Gerry told me recently that his grandfather was known as ‘Character’, he owned and ran a laundry in North London. With 3 or 4 year old Gerry at his side on the seat of the horse drawn laundry cart, he would often pull up outside the local pub, disappearing inside. After some considerable time and no sign of ‘Character’, the horse (whose name I do not know, but undoubtedly another character!) would move off, carefully returning little Gerry home without Granddad who would stagger back later.
Genes run deep and long and I’m sure you will all agree that Gerry is probably the most charismatic and greatest ‘character’ that any of us have ever met. My connection with Gerry goes back over 70 years, to my dad who served with him in HQ Company in the Tenth Battalion, but I only met Gerry for the first time about five years ago. However the impression that he has made on my family and me has been immense. It feels like we have known him for much longer. He has made us howl and cry with tears of laughter. We had a regular dinner date at the Chinese Restaurant in Oosterbeek on Sunday night after the annual Arnhem Commemorations when Gerry would perform his ‘one man show’. There was always a new story, ‘Have I told you about.......’ He would begin, already laughing so much himself that tears would start rolling down his face, then he would protest that with the girls there, he couldn’t possibly carry on, it was too filthy, but of course, with much encouragement…. He would! He would end by always saying ‘it’s true, it’s all true’. By now, not only our table, but the entire restaurant (mainly Dutch) and the waiters would be in fits of laughter. He was relentless, one gag turned into another, anecdotes, yarns and stories came tumbling out. His repertoire was huge, his delivery and timing faultless, professional.
There was, of course another side to ‘Gerry the showman, the entertainer’, which we would also see in Arnhem. The quiet sad contemplation, the bowed head and silent tears of grief for his fallen comrades and the terrible events Gerry witnessed in the 8 days he spent in the hellhole now famously known as The Battle of Arnhem. Like my own father, Gerry had seen action previously, The Battle of El Alamein was certainly no picnic but it was Arnhem that damaged, scarred and haunted these brave young men for the remainder of their days.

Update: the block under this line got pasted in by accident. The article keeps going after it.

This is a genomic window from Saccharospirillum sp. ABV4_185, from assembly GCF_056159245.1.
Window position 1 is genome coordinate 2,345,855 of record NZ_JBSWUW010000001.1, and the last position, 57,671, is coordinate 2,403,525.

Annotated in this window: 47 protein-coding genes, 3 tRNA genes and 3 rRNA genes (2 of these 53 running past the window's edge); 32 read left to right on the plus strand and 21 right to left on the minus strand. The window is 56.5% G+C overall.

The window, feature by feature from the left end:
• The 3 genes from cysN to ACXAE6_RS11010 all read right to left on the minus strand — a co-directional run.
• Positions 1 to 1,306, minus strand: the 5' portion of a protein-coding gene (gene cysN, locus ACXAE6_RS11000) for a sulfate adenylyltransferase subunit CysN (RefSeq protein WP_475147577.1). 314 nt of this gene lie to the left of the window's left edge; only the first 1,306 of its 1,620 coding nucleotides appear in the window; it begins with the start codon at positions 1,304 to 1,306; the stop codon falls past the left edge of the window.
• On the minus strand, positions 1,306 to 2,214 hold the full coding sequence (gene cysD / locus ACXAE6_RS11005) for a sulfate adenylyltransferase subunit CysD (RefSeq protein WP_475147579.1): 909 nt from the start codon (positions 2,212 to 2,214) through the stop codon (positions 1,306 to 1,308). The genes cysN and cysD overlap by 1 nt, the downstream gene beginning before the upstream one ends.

In 1939, Gerry lied about his age, he was actually only 17 when he volunteered and was enlisted into the Royal Tank Regiment.
Typically, in true, Dad’s Army style, Gerry described his initial training thus; ‘I was given an air rifle and sat in a plywood mock up of a tank turret from where I would fire pellets at toy tanks on the ground in front of me’. Soon he found himself in a real tank as part of the British Expeditionary Force supporting French forces overrun by Hitler’s blitzkrieg. Gerry now at the ripe old age of 18 was evacuated from Dunkirk with more than three hundred thousand of his comrades. This was not only the first of Gerry’s survivals (somewhat like the proverbial cat’s nine lives) but also the first of the three major events in WW2, which had huge global consequences and in which Gerry was involved.
By 1942, Gerry was now a fully-fledged ‘Tanky’ and his regiment as part of Montgomery’s 8th Army inflicted Britain’s first major defeat on Rommel’s Afrika Corps, event number two, the hugely important Battle of El Alamein. A turning point and victory described by Churchill; ‘this is not the end. It is not even the beginning of the end. But it is perhaps the end of the beginning.’
It was also the second of Gerry’s ‘nine lives’. He was wounded when a German mine exploded beneath his tank, although the remainder of the crew was uninjured, they were to tragically die together during the later stages of the campaign, suffering a direct hit from a high explosive shell.
In early 1943, recruiters for the new-fangled parachute regiments caught Gerry’s eye, especially the extra pay of ‘two bob’ per day!